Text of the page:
Information Is Not An Invitation

Information Is Not An Invitation August 6, 2016

There are two fantastic blog posts out there that are reminders to readers on the internet that just because someone openly blogs about their life, doesn’t mean you know them.

Public domain image from an 1853 publication about the characteristics of women. I chose this image for this post because she looks like she’s forced to put up with annoying things.
Public domain image from an 1853 publication about the characteristics of women. I chose this image for this post because she looks like she’s forced to put up with annoying things.

The first is A Friendly Reminder That You Don’t Know Me by Ella Dawson; the second is A Less Than Friendly Reminder That You Don’t Know Me by Crista Anne. And now I’m adding my own voice to the conversation, with this post, one on how yes it’s possible to sexually harass a sex educator, and one on sending dick pics of your brain.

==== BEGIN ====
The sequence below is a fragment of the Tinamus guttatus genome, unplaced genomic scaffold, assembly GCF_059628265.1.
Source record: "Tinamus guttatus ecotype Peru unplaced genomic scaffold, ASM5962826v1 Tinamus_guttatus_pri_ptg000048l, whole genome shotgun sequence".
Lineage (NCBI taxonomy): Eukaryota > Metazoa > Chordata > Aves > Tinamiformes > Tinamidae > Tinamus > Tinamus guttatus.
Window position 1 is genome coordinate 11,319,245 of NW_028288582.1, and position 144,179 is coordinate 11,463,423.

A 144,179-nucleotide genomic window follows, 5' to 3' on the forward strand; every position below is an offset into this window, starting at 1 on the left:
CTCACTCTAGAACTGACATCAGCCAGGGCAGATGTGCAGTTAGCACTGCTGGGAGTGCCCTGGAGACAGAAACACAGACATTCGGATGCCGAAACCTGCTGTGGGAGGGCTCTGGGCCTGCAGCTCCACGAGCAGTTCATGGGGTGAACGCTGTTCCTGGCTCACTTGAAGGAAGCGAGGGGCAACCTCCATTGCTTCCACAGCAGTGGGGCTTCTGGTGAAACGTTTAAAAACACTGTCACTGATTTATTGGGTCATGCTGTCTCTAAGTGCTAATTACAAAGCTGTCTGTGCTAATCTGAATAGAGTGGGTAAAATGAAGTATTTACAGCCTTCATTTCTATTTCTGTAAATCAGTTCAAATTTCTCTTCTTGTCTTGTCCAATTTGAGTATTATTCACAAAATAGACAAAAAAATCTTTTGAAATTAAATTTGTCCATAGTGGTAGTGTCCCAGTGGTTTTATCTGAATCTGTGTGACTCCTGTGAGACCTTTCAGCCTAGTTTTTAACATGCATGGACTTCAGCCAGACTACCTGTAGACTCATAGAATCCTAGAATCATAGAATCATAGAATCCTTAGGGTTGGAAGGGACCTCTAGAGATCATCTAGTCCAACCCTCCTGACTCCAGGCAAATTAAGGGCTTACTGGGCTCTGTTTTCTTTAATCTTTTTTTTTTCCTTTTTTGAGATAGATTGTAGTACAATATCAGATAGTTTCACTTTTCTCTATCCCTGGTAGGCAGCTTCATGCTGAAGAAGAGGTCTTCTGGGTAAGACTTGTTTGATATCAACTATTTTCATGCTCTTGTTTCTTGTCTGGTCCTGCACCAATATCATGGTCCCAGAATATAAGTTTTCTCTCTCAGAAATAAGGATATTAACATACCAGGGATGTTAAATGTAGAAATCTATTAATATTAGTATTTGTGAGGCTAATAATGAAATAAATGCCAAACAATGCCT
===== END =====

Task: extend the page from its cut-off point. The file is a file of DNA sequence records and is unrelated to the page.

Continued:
What do all three of us have in common? We’re sex educators, we’re women, we’re highly vocal on the internet… and as a result, we all have to deal with some amount of harassment from people who assume that the amount of information we put out there is an invitation to make contact, sometimes with an implied high degree of intimacy.

As Dawson writes: